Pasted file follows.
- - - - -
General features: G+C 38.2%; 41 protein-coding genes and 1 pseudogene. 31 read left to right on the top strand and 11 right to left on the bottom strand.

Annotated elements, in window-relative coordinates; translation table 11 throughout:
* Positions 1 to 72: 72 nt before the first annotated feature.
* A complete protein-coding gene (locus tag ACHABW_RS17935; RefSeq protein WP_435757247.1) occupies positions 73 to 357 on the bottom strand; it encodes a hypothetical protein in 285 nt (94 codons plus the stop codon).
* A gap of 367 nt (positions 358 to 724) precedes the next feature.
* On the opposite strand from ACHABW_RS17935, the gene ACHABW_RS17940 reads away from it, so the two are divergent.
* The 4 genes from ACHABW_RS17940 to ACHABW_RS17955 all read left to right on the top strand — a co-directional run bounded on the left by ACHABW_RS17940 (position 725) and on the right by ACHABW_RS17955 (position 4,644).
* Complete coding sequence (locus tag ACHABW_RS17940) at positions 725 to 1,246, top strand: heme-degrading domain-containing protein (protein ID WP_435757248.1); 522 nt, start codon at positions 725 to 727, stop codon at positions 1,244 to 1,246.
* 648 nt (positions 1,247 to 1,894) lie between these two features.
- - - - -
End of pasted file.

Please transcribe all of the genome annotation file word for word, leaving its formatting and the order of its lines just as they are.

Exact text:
General features: G+C 38.2%; 41 protein-coding genes and 1 pseudogene. 31 read left to right on the top strand and 11 right to left on the bottom strand.

Annotated elements, in window-relative coordinates; translation table 11 throughout:
* Positions 1 to 72: 72 nt before the first annotated feature.
* A complete protein-coding gene (locus tag ACHABW_RS17935; RefSeq protein WP_435757247.1) occupies positions 73 to 357 on the bottom strand; it encodes a hypothetical protein in 285 nt (94 codons plus the stop codon).
* A gap of 367 nt (positions 358 to 724) precedes the next feature.
* On the opposite strand from ACHABW_RS17935, the gene ACHABW_RS17940 reads away from it, so the two are divergent.
* The 4 genes from ACHABW_RS17940 to ACHABW_RS17955 all read left to right on the top strand — a co-directional run bounded on the left by ACHABW_RS17940 (position 725) and on the right by ACHABW_RS17955 (position 4,644).
* Complete coding sequence (locus tag ACHABW_RS17940) at positions 725 to 1,246, top strand: heme-degrading domain-containing protein (protein ID WP_435757248.1); 522 nt, start codon at positions 725 to 727, stop codon at positions 1,244 to 1,246.
* 648 nt (positions 1,247 to 1,894) lie between these two features.